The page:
We might have repeated like spoiled children that we did not have a clue what was going on, but one would have had to have been resident under a rock not to have grasped the basics. It was very clear that other countries could not have said the same.
It was good for our politicians to have to take to the doorsteps. If they have any sense, they will take on board that "Trust us, you elected us" is not good enough, and never was. It would be interesting to discover how many people voted for a political party in the last general election on the basis of its attitude to the EU. Few or none, I suspect.
People vote because they like and trust someone, or at least, dislike and distrust someone less than any of the other candidates. They vote on local issues, like hospitals. They vote for people that they feel will manage the economy as well as can be expected in a potential worldwide recession.
It would never happen, but imagine a political party that had had the courage during the campaign to take a radically different approach to Irish voters.
Imagine if this mythical party had said something like this. "We urge you to vote Yes. We believe that it is in our best interests, and in the best interests of the Union. However, if you vote No, we will go back to Europe and represent your interests there.
"As your elected representatives, if you make it clear that you cannot vote for this treaty, we will not crawl back to the EU with our heads hanging. Instead we will say, that there is a major failure to convince the electorate that this project is worth supporting, and it is not confined to Ireland.
"Any other country could face this situation if you had the courage to allow a vote. What are we going to do to address the fact that we are failing miserably to convince people of the value of this enterprise?" It will never happen.
But it would be a good thing for Europe if it did happen. At the moment, the whole project is being built on a foundation of sand. There is no real "buy-in" by the average European voter.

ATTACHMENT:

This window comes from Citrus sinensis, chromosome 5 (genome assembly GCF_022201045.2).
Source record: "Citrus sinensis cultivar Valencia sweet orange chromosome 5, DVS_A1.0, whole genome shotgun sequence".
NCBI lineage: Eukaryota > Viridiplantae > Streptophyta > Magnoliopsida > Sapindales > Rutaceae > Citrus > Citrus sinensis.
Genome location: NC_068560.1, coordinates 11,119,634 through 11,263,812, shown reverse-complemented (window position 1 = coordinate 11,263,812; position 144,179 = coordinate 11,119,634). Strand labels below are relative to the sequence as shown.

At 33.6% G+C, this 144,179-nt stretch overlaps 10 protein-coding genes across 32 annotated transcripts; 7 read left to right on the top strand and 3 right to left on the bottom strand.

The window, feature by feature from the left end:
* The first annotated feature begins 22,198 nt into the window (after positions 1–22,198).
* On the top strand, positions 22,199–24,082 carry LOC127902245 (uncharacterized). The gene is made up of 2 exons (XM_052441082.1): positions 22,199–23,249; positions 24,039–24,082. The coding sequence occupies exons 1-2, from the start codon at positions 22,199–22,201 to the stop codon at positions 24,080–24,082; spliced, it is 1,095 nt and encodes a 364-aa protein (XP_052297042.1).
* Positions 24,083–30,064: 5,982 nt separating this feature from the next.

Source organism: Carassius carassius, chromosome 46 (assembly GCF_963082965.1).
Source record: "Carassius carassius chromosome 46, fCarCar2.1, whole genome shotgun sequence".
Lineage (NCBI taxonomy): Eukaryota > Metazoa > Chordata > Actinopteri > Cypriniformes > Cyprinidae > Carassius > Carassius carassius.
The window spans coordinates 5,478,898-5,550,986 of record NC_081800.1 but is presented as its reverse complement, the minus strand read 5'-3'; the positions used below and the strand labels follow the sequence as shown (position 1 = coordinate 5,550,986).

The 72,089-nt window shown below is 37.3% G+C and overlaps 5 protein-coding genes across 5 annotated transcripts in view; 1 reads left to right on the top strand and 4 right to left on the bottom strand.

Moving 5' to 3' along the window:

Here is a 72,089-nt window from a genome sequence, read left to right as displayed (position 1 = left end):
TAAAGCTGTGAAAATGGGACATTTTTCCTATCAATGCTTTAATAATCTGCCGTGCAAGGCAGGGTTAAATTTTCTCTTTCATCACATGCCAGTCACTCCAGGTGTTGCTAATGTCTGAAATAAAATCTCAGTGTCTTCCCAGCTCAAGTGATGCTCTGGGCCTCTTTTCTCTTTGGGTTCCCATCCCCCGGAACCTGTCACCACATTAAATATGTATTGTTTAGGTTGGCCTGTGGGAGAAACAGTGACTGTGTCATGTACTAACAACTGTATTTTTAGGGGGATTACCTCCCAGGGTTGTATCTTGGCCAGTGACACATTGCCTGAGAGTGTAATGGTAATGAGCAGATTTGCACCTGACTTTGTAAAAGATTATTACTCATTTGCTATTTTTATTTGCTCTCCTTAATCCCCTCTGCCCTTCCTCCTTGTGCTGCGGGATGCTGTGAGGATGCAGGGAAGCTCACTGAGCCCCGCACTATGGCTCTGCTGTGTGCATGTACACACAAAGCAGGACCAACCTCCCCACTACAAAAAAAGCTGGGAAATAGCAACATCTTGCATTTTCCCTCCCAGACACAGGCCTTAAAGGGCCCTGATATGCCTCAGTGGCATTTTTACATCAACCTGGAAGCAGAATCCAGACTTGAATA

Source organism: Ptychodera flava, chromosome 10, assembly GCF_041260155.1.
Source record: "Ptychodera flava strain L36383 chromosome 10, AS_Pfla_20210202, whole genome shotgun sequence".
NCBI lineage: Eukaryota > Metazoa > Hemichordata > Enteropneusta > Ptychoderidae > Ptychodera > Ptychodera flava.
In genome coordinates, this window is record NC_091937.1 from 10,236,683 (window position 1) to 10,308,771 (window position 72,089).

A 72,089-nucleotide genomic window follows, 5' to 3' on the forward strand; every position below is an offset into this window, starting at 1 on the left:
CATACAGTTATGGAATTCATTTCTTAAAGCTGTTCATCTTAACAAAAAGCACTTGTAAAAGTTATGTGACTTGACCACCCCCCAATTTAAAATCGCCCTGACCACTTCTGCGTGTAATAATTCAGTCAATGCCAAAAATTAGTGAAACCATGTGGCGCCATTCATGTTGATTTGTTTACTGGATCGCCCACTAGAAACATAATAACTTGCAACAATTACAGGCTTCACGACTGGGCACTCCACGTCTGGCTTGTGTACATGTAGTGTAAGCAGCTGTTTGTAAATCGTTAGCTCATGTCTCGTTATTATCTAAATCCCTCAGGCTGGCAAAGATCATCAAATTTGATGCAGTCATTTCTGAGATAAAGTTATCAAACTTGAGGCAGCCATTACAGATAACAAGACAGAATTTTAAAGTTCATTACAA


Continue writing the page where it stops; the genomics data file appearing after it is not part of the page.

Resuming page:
Instead, there is scepticism and mistrust, and a pervasive feeling that the EU is remote and out of touch. It is not good enough to allow that situation to continue.
There is a real sense in which a Union of some 500 million people cannot be in any meaningful way a democracy, because the institutions are too distant from the people they are supposed to represent. That is a dangerous situation.
Ireland has exposed the average person's sense of disconnection from this massive enterprise, just as France and the Netherlands did during the vote on the EU constitution. An attempt to repeat Nice Two would be a disaster, because it will simply reinforce the idea that a No simply results in re-voting until the "correct result" ensues.
"Don't worry son, he beat you last night, but you'll get him the next time" proved eerily prophetic, as Kennedy's assassination paved the way for two terms for Nixon. And we all know how that one ended.
It is time to stop, to re-evaluate, to slow down, and to see whether an entirely different model of European co-operation is needed.